The linguistic origin of the term Dalit is Marathi, and pre-dates the militant-intellectual Dalit Panthers movement of the 1970s. It was not in popular use till the last quarter of the 20th century, the origin of the term Dalit, although in the 1930s, it was used as Marathi-Hindi translation of the word "Depressed Classes".
The changing nature of caste and Dalits has become a topic of increasing interest in India. This edited book is a collection of originally written chapters by eminent experts on the experiences of Dalits in India. It examines who constitute Dalits and engages with the mainstream subaltern perspective that treats Dalits as a political and economic category, a class phenomenon, and subsumes homogeneity of the entire Dalit population. This book argues that the socio-cultural deprivations of Dalits are their primary deprivations, characterized by heterogeneity of their experiences. It asserts that Dalits have a common urge to liberate from the oppressive and exploitative social arrangement which has been the guiding force of Dalit movement. This book has analysed this movement through three phases: the reformative, the transformative and the confrontationist.
An exploration of dynamic relations between subalternity, exclusion and social change, the book will be of interest to academics in the field of sociology, political science and contemporary India.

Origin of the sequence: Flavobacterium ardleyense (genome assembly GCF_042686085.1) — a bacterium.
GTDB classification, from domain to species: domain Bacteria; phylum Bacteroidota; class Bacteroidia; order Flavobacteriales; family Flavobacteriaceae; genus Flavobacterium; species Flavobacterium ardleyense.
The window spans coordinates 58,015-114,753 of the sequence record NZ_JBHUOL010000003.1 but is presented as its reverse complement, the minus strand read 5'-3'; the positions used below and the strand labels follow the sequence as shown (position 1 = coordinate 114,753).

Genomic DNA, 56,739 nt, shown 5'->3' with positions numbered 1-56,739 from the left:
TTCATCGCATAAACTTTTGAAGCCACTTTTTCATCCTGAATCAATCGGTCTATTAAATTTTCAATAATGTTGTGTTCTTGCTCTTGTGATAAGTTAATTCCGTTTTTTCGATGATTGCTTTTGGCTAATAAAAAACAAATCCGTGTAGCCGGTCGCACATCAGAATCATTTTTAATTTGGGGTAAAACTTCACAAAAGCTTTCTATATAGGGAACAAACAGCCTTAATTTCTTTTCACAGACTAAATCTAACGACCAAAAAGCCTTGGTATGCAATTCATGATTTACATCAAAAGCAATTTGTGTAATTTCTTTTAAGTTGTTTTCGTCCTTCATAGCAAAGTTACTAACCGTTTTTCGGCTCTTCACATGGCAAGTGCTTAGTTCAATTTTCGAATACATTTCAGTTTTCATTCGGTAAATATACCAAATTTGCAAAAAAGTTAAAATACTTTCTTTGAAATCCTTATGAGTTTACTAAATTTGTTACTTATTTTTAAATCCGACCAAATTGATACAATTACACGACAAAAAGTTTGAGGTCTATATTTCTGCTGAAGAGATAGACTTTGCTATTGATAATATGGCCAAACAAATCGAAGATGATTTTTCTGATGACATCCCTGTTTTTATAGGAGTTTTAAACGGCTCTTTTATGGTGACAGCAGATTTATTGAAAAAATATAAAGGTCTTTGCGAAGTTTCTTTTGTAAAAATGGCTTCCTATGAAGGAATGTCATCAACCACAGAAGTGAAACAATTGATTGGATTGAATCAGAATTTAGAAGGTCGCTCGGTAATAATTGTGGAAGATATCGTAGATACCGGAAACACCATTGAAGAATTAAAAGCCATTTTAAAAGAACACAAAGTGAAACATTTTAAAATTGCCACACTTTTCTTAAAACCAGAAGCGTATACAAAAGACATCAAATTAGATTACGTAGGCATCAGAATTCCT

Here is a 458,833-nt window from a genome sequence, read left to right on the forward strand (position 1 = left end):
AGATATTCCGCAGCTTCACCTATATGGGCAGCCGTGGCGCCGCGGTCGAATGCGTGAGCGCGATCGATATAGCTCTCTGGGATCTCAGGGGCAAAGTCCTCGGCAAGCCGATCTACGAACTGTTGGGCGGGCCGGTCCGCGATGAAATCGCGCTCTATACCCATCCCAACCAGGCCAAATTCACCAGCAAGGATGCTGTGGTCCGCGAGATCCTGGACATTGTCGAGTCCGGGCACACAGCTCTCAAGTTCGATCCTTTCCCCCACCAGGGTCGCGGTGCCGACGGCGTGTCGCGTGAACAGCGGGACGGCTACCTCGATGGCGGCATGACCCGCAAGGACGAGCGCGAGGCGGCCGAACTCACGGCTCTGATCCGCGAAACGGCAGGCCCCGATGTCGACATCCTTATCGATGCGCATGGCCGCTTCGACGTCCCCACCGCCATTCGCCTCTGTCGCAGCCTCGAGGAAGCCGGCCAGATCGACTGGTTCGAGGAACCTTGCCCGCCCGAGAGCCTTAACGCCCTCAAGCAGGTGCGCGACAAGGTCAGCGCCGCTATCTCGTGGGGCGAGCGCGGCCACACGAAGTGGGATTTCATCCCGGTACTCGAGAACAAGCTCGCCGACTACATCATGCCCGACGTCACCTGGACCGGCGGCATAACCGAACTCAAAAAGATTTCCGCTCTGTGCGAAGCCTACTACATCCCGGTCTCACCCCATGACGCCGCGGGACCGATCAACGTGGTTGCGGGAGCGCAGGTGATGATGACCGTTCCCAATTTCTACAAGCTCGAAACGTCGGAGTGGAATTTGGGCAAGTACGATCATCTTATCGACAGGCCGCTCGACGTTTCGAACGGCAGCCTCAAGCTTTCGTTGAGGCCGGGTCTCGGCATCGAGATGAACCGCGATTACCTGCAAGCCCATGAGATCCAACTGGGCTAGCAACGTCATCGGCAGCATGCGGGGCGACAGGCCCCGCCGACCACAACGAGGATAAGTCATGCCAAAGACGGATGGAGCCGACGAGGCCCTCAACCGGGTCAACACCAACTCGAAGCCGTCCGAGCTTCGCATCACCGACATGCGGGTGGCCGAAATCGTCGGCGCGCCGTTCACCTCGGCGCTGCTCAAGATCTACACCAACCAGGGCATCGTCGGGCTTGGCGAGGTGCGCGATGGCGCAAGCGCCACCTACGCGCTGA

Table of Contents
Part 1: Introduction
1. Dalits, Subalterns and Social Change in India, Ashok K. Pankaj and Ajit K. Pandey
Part 2: Perspectives on Dalits as Subalterns
2. Dalits are not merely Subalterns: the need for a different perspective, T. K. Oomen
3. Glimpses of Traditions For and Against Untouchability, Hetukar Jha
Part 3: Constructing New Historiography
4. Dalit Memoirs: A New Source of Historiography, Paramjeet Singh Judge
5. Subalternity and Popular Religion: Religiosity and Making of the Bhajans of Dharanidas, Badri Narayan
Part 4: Education as Liberator
6. Education and Dalit Liberation: Possibilities and Constraints, Ghanshyam Shah
7. Socialization Experience of Doctoral Students in Indian Academia: Do Caste and Class Matter?, Madhav Govind
Part 5: Changing Socio-Cultural Space
8. Politics, Caste and Dalit Subalternity: Reflecting on the Modes of Engagement, K. Srinivasulu
9. Rural Dalit Women: Assertion for Change, Archana Singh
10. Dalit Women in Uttar Pradesh: Experiencing Subalternity and Exclusion, Ajit K. Pandey and Seema Rani
Part 6: The Last Citizens of India
11. Manual Scavengers: Apathetic state and callous society, K. B. Saxena
12. Dalits and Devdasi System: A Dignified Form of Sexual Slavery, K. B. Saxena
Ashok K. Pankaj is currently Director of the Council for Social Development, New Delhi, India. He specialises in law and political economy of development. His edited books include: Right to Work and Rural India: Working of the Mahatma Gandhi National Rural Employment Guarantee Scheme (MGNREGS) (2012) and Subalternity, Exclusion and Social Change in India (co-edited) (2014).
Ajit K. Pandey teaches Sociology at Banaras Hindu University, Varanasi. He specialises in sociological theory and research methodology. His recent books include New Directions in Sociological Theory: Disputes, Discourses and Orientations and Subalternity (2010), Exclusion and Social Change in India (co-edited) (2014).